Thanks for all your comments! And I look forward to everyone's feedback in this thread as well as any additional thread/post I may initiate or participate with. BTW: Really great work TOM!
Ok, just a quick overview of where I'm coming from. I have watched and listened to all of Tom's videos and radio interviews. I also have recently acquired the Trilogy and have finished reading Book 1 and am now in 2.
For what's it worth, I have several decades of fairly intensive spiritual, religious, metaphysical and paranormal studies under my belt. Over the years I've studied a wide range of OBE material, videos, audio, etc, (including Monroe's works), and have also had personal success in OBE's myself (Note: "OOBE" might be more accurate but not as efficient as writing OBE while still retaining the same meaning...LOL).
However, I am not strong in some physical sciences and mathematics. Yet I do have a pool of very close friends and family who fill in these gaps for me when needed.
In general, after reading "Autobiography of a Yogi" many years ago I became fascinated with the degree of accomplishment or apparent progress (siddhis, wisdom, love, etc) that some of the yogi's and masters in that book attained. But the immortal Babaji stood out from all the rest. What Babaji seemed to represent , if true, was a person (apparently once mortal like any one of us) who came into an understanding, either through techniques, tools, inner work, etc, and achieved one of the highest levels, if not the epitome of human potential and accomplishment.
So I researched and eventually sought out only those people who were still alive and claimed that they studied directly under Babaji. Two of these people, whom I meant in person on numerous occasions, stood out to me, but one was not too far away from my home. I discovered that this individual meant eight physically immortal masters while in the East and was striving to become a physical immoralist as well.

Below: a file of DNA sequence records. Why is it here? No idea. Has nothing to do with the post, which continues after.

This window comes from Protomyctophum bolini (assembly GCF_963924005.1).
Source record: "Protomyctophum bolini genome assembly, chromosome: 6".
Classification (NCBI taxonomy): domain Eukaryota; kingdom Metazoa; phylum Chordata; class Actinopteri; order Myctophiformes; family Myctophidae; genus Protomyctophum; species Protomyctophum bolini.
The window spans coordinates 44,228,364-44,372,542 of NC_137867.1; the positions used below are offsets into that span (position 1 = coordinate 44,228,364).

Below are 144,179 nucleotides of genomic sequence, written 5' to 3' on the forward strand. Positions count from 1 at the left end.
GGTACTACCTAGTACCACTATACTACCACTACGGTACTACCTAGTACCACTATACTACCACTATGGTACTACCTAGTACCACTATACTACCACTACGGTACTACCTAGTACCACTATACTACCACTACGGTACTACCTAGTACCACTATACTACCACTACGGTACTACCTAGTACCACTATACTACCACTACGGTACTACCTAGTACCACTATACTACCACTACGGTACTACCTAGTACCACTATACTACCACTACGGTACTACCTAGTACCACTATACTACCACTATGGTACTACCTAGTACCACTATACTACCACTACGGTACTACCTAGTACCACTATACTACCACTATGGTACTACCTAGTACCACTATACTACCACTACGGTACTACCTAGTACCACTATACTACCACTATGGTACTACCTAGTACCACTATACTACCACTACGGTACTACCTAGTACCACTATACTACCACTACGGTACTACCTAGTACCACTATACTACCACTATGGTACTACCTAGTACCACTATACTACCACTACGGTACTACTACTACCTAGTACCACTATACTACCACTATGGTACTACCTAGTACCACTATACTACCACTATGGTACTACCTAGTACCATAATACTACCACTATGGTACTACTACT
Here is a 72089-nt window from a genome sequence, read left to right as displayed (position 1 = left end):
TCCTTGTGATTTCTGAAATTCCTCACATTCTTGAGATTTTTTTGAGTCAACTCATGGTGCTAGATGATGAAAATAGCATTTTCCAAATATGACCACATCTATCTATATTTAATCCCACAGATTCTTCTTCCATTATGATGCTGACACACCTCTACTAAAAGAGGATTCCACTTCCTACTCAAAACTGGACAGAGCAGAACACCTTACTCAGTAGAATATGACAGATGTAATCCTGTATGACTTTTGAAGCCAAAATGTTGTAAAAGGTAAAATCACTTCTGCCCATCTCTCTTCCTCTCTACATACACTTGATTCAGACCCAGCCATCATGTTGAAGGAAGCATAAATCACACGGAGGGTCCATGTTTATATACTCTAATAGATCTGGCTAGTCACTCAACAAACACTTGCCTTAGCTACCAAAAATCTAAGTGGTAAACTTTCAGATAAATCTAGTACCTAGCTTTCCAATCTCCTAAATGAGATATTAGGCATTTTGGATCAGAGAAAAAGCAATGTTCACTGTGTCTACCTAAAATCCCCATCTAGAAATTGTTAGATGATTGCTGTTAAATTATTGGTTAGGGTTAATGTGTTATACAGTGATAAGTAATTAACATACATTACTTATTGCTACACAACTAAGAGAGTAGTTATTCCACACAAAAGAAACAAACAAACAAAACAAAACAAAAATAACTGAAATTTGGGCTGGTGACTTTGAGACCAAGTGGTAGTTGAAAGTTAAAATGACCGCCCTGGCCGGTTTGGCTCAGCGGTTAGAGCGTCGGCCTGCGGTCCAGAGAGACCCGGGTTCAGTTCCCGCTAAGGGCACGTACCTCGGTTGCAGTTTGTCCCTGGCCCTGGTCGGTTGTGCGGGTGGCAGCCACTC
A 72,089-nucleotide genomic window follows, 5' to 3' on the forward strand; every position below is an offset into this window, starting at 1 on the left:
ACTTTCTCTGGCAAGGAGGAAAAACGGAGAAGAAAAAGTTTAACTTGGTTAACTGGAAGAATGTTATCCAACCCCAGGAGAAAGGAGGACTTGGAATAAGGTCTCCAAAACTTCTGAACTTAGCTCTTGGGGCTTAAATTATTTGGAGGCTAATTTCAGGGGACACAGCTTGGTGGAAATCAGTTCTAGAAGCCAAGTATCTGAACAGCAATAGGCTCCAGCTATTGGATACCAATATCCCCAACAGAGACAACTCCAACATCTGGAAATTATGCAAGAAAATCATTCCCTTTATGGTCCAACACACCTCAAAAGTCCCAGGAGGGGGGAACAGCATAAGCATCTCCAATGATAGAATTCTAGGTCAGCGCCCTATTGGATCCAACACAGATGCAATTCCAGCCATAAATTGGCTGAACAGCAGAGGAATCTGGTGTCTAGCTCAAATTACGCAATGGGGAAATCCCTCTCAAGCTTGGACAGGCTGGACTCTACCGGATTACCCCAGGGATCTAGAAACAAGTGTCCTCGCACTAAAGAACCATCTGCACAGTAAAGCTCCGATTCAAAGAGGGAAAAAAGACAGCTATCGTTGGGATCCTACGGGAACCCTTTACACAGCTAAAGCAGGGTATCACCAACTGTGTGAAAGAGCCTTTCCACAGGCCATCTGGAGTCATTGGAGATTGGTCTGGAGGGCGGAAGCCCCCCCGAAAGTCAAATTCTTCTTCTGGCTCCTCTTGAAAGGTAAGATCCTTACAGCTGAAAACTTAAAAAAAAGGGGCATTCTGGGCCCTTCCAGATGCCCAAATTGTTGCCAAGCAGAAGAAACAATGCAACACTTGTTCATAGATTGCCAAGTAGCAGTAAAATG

Without delving too much further into this story/history, suffice to say that the issue of "physical immortality" established some roots into my psyche. Of course I am not trying to broach or debate an "unreal" scenario. More below...
I have delved into Theosophy rather considerably over the years. I do not find them to be of much help in regards to this topic.
Also, there is a slight but significant difference between Ascended Masters and physically immortal masters. For example, if a person dies and only thereafter achieves the power to return in a physical form (learning this ability in the inner worlds while their physical form is dead) they are not the same as those who achieve this immortality ability while still incarnate in a physical form. A subtle but necessary distinction.
Re: Ted's comments
It didn't appear to me that anything in TOE (as I have been exposed to thus far) contradicts the concepts I have set forth. I was trying to make a personal and practical connection to ones conscious journey (as it pertains to our volitional sphere of influence) when I used the word-symbols "immortal and immortality". Whereas word-symbols such as "without known end" or "Infinite" can be a bit impersonal. And as Ted has alluded, a bit too vast to consider practical.
Maybe I should just read the entire trilogy before responding further. But I think it will be interesting to respond to some of the comments from my current awareness/understanding.
These are wonderful observations from Ted.
"If you had, you should have noted that the TOE presented is a scientific model of a real system. That real things are neither infinite nor immortal is discussed."...
"Forget the immortal part and substitute without known end, just as infinite is not real. None of you are really subject to physical death. Remember, virtual reality, return to/merge with your activities in NPMR, merge back into the totality of your higher self. Remember that Tom has described manifesting a physical body in a PMR visited by OOBE."